Congressman Hoekstra, what is happening here, eight years after 9/11, a failure to connect these dots? Or is it just as many terrorism experts say, time that we have to face the fact that maybe we won't be able to stop every potential attack?
HOEKSTRA: Well, I think it's a reality, it's very, very difficult to stop every single attack. It doesn't mean that we should stop trying to improve the mechanisms that we put in place.
Now, the four of us worked very closely together to put together the intelligence reform bill back in 2004 which enabled us to make very important strides in improving our defensive and offensive capabilities against Al Qaida. But Al Qaida continues to morph and to change.
And the really striking difference now is the emergence of more Americans as part of this process in Al Qaida. It means that they do have a higher priority placed on attacking the United States, and they don't need -- and they haven't set as a criteria that they want to do something as big as 9/11. They are satisfied with the kind of successes that they saw at Fort Hood and what they anticipated would happen on Christmas Day.
I think where we now need to go with intelligence reform -- and I think the four of us are probably in agreement -- in 2004, we -- we focused on making sure that we were collecting all of the information that we needed to collect. We wanted to make sure that that information would be shared among the community so that we could connect the dots, but that the challenge that we now face is that we are collecting so much information, we are sharing it, we now need to develop the capabilities to do a better job of analysis.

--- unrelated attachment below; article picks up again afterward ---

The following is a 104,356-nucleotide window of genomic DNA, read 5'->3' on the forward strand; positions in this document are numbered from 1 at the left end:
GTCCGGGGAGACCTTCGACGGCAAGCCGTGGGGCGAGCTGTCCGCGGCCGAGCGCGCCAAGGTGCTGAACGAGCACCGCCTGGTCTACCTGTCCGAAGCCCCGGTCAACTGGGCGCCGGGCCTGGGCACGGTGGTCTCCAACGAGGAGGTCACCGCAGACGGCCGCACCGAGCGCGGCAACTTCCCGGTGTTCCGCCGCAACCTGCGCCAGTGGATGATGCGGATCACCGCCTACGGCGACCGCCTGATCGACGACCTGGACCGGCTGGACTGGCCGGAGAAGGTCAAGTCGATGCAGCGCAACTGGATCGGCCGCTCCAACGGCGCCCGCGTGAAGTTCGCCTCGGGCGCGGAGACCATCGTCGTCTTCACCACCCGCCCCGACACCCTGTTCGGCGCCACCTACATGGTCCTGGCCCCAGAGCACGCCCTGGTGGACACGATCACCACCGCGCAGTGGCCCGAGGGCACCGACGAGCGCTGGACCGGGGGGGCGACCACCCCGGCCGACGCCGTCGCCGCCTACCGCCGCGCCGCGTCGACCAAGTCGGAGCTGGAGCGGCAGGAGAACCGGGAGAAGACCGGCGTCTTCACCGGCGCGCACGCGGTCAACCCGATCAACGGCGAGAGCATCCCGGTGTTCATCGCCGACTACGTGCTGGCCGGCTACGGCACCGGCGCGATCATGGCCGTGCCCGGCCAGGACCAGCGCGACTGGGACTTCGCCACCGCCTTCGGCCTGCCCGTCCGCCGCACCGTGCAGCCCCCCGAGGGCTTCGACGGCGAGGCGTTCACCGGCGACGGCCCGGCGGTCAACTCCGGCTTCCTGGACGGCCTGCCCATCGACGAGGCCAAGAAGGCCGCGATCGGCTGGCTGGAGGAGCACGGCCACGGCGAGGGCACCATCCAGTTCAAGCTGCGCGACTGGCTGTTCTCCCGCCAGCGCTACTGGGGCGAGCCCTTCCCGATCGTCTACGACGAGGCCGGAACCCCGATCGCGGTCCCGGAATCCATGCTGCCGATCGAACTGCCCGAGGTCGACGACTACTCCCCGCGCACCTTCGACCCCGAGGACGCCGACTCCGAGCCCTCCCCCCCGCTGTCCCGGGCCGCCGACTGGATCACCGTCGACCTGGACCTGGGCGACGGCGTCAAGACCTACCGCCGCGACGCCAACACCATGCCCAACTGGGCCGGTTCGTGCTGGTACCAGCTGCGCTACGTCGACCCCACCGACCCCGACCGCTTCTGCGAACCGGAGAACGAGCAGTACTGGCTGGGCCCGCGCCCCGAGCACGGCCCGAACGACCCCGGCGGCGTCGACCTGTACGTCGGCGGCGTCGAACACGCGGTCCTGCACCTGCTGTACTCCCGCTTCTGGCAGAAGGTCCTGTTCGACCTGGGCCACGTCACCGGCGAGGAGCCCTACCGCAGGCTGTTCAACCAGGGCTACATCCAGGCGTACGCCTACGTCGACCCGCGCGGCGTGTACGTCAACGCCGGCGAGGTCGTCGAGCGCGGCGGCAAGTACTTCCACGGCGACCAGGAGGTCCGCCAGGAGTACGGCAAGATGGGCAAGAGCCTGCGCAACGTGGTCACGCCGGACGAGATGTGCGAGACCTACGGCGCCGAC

We had the dots here. And the problem was that we did -- that the systems aren't in place to connect the dots. This is the part of the transformation we still need to see in the intelligence community.
MORAN: So let me turn, actually, to the subject of passenger screening, which -- which has been raised. And is it time to profile passengers on the basis of religion or ethnicity? Or is that completely contrary to our ideals and our values as Americans?
COLLINS: The problem with profiling is, if you take that approach, you're going to miss the Richard Reids, who do not fit the profile. But what we have in this case was a failure to act on a very credible report from the terrorist's father that should, at the very least, have caused the State Department to revoke his visa.
To me, that is the biggest question. Why wasn't this individual's visa revoked once we had such a credible report that he posed a threat? That, to me, is an even bigger failure than the failure to screen him effectively.
It's also obvious that we need to employ technology better in the screening systems. It is -- it is unacceptable that nine years or eight years after Richard Reid used the exact same explosive that we still don't have a system in place that can detect that kind of explosive.
MORAN: And now that Abdulmutallab is in custody, Senator Lieberman...
MORAN: ... should he be brought to trial in -- in federal criminal court?
LIEBERMAN: No. I think that's a very serious mistake. Look, President Obama said yesterday, Abdulmutallab was trained by Al Qaida in the Arabian Peninsula, equipped by Al Qaida in the Arabian Peninsula, and directed by them to get on that plane and attack the United States of America.